["That None Should Die"] is an unusual novel about medicine in the United States. It is a story no layman could have told—that no layman, for that matter, would have been justified in trying to tell. It is a story that no doctor of all those who have written books in recent years has had the courage and bluntness to attempt. Dr. Frank G. Slaughter, a young Florida physician, is sharply critical of medicine as it is now practiced. He believes that the present policies of organized medicine are heading the profession, and the public which depends upon it, for trouble. Exactly what kind of trouble, his novel will explain in convincing detail.
Dr. Slaughter can afford to be critical. It is clear in every line of his book that he knows what he is talking about…. Dr. Slaughter manifestly loves his profession. He believes it, whatever its faults, to be the highest of callings, and one which is practiced in the main with more courage and cheerfulness and generosity than the layman ever dreams.
One has done Dr. Slaughter a wrong, however, if this suggests that his book is overladen with discussion. "That None Should Die" is first of all a cracking good story, one which holds the reader's attention from beginning to end. Told without any great stylistic grace, but in a serviceable, utilitarian prose that does about everything asked of it, "That None Should Die" is the story of a medical idealist….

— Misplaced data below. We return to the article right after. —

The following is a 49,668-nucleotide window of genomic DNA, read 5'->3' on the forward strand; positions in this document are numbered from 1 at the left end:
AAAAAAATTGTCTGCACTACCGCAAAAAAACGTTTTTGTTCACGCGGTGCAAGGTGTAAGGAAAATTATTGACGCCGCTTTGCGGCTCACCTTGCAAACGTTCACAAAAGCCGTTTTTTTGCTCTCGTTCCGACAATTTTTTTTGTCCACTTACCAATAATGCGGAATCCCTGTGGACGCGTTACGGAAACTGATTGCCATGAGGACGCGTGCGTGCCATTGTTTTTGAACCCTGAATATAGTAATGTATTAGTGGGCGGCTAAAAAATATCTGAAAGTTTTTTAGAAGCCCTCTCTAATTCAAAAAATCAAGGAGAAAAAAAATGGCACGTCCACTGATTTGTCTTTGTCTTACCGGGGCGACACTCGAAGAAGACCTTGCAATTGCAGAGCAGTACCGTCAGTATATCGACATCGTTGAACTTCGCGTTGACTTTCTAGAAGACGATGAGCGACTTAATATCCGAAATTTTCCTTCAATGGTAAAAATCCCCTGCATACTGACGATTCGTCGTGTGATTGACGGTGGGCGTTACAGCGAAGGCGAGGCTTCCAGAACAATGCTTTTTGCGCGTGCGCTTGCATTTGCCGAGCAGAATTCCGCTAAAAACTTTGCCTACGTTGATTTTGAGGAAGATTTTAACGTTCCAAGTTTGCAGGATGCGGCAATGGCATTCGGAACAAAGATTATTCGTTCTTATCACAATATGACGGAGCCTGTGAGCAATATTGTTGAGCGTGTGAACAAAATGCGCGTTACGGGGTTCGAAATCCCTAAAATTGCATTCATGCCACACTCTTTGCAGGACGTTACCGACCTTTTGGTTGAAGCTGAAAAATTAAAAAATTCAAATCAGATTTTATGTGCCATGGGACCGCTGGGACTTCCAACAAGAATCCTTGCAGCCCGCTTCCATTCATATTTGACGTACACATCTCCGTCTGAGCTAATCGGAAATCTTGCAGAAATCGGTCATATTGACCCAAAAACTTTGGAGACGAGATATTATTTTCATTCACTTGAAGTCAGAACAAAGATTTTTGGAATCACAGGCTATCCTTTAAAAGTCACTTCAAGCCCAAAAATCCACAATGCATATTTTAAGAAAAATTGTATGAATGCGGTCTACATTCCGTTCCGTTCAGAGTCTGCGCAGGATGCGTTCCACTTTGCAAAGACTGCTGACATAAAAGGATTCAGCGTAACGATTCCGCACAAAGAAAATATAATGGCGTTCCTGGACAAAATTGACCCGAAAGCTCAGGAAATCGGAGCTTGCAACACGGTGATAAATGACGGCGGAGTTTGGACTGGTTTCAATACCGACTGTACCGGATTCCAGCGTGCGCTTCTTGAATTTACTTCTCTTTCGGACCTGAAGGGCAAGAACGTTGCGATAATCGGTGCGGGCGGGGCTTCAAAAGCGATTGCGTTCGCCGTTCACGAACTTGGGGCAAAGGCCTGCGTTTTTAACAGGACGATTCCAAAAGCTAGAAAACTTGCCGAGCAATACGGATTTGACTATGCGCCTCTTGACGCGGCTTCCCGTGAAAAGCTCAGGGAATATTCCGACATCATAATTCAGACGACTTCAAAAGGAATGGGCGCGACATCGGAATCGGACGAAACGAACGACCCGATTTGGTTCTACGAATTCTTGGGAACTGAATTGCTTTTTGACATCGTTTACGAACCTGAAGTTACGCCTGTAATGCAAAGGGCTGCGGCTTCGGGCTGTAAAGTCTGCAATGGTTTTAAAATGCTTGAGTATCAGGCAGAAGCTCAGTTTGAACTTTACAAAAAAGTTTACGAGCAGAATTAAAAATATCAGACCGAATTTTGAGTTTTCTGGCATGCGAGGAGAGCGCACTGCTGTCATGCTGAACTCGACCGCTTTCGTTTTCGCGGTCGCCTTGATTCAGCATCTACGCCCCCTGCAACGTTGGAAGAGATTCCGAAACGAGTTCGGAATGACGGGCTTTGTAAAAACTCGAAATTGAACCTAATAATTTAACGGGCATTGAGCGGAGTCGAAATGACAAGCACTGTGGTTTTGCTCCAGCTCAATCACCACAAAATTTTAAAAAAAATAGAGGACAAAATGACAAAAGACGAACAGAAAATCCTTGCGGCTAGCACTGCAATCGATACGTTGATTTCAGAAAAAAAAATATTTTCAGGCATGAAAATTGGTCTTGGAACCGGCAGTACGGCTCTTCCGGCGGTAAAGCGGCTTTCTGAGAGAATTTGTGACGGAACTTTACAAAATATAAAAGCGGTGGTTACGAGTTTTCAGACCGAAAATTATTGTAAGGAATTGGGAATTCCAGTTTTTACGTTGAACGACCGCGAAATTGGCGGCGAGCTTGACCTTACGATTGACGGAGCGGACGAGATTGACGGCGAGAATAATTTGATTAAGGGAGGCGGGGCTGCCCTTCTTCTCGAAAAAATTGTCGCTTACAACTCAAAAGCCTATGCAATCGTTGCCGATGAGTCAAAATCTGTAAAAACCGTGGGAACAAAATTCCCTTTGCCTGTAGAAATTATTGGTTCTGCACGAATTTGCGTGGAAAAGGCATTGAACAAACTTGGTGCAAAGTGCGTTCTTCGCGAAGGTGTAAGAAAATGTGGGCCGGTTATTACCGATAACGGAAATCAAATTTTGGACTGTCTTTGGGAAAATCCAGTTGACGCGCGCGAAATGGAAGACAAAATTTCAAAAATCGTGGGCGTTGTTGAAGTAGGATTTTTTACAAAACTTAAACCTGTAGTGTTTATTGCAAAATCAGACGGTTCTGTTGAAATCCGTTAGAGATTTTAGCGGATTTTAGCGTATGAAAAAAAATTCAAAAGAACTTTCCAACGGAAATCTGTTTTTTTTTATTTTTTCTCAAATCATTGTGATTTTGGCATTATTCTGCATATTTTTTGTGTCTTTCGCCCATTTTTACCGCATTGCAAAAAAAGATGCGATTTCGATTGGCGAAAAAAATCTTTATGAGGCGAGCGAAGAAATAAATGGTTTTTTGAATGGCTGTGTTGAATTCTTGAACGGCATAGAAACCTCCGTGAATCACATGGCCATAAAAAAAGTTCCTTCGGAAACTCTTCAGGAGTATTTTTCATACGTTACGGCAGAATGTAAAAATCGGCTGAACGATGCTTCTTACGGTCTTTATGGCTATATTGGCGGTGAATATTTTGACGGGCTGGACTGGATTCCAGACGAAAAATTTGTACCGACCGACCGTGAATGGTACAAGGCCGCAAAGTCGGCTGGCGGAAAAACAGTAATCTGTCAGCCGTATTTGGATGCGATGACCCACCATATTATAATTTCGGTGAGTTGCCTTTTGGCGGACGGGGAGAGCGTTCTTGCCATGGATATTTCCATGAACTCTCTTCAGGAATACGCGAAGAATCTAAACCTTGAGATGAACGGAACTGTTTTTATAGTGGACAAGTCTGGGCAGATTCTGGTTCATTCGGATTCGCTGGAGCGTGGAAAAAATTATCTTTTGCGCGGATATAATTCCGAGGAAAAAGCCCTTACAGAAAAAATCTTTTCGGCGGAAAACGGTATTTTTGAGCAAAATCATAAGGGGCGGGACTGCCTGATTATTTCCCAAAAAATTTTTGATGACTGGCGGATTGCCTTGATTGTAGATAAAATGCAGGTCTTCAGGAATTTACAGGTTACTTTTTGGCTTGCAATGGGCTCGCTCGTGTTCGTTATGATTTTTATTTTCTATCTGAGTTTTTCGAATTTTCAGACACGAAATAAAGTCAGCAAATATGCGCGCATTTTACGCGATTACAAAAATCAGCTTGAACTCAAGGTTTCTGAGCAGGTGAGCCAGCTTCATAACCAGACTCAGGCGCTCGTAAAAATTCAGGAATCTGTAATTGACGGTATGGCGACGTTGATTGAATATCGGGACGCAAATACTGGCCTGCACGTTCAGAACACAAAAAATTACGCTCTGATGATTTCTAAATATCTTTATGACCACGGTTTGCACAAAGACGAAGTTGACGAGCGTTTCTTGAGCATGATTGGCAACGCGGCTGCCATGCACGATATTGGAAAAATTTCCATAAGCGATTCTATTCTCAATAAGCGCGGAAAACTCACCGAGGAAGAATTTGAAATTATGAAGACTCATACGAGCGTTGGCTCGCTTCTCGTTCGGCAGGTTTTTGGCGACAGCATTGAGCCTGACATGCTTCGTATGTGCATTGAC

As a polemic novel "That None Should Die" is pretty close to tops. No book in recent seasons has offered anything like so much straight and informative writing about medicine. If it fails to arouse exciting and vigorous controversy, then the average reader cares much less than we have been led to suppose about what may happen to him when he goes to the hospital.
Margaret Wallace, "Doctors and the State," in The New York Times Book Review (copyright © 1941 by The New York Times Company; reprinted by permission), March 23, 1941, p. 26.